French Forced March – Once again your mobile forces move and you can even move those who stayed put during the first movement phase.
Resolve Battles – Your forced marches may have ended in contact with the enemy so you’ll play out any new battles.
French Resupply – You’ll have to opportunity to reinforce damaged forces as well as purchase new forces and scouts.
Enemy Orders – You’ll roll on a chart to determine what each enemy force in an area will do. It is possible that enemy forces made up of different nationalities could break up and go off after completely different objectives.
Resolve Battles – Yep! More fighting!
Enemy Resupply – You’ll roll on a chart to see what new forces your enemy may buy and how they may reinforce damaged forces.
As you can see it looks as if FC:N is pretty easy as there aren’t a crushing number of phases each Campaign Turn. Don’t be fooled by that as the real meat and potatoes of the game is in the actual battles and they are fairly detailed. Let’s take a closer look into what can take place multiple times per turn: The Battle!
Before the battle gets underway you’ll have a few items that need to be addressed.
Roll for Fog of War – This could be good or bad for the French as the can gain additional supply points (used for a variety of purposes like reinforcements, buying scouts, and so on) or inflict a hit on an enemy force before the battle gets underway among some of the results of the chart. The opposite could also take place given a bad roll. The Fog of War Chart will also determine how many battle turns the engagement will last.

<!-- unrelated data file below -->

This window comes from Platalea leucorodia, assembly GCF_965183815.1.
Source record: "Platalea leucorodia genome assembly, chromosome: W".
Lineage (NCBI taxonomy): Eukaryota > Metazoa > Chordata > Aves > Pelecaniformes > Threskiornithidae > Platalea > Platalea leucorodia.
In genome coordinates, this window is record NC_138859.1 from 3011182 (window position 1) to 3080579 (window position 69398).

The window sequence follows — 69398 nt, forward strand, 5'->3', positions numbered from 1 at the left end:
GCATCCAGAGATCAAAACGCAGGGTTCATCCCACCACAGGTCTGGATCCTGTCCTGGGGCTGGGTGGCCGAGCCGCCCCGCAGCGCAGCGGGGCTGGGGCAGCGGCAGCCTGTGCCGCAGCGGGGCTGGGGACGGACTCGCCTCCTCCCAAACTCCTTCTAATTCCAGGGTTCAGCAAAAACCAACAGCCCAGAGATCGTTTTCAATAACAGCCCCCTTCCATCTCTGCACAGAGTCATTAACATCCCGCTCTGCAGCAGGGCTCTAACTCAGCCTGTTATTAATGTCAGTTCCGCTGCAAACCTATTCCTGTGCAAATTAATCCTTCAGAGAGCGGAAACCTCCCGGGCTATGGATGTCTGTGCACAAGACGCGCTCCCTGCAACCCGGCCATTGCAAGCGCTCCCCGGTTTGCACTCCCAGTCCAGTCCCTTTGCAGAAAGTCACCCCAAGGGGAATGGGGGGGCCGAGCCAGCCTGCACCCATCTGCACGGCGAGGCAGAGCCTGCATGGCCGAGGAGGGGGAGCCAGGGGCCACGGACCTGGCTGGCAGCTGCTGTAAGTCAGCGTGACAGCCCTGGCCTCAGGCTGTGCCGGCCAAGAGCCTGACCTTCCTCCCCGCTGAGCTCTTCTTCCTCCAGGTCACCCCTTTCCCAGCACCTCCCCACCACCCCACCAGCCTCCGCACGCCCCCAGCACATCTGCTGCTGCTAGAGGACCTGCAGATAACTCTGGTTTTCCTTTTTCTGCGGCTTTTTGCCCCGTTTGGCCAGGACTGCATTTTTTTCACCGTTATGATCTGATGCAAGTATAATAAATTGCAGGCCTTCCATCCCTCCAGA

Envelopment Check – If one side’s combined combat rating is three times that of the enemy no battle takes place and the overwhelmed forces are destroyed. You better not let this happen to you with Napoleon present because anytime he is alone in an area without forces you automatically lose. I tend to check for envelopment before setting up a battle…
Determine the Number of Battle Plans – Battle Plans drive the mechanics of combat and add a lot of spice to the goings on. Forces have default orders which are fairly limited but Battle Plans allow for more in depth options and abilities. Enemy forces will have a set number of Battle Plans whereas the French get a certain number and gain more if Napoleon is present. The French can also purchase more Battle Plans with Supply Points.
Select Insights – Speaking of Napoleon being present, he also brings to the battlefield what are known as Insights. You can trade in French Battle Plans for Insights which are special modifiers or abilities that affect the entire battlefield as opposed to a Battle Plan which only affects a single force. The trade is on a one for one basis and you can have more than one Insight activated at a time.
Place French Forces – You’ll place the French forces involved in the battle on the Battle Sheet with certain restrictions on the number of units that can be placed in the reserve, approach, and front areas.
Place Enemy Forces – You’ll do the same as above with the enemy forces.
Now you’re ready to do battle!
As the battle commences, each force receives a Battle Plan. But wait! You’re thinking, “I have a whole lot more forces than Battle Plans so what am I supposed to do?” As mentioned above about Battle Plans, they add additional abilities or modifiers to an individual force. Yet all forces also have default orders they can perform; it isn’t as if they’re just sitting around waiting for a courier to arrive ordering them to move forward 50 yards…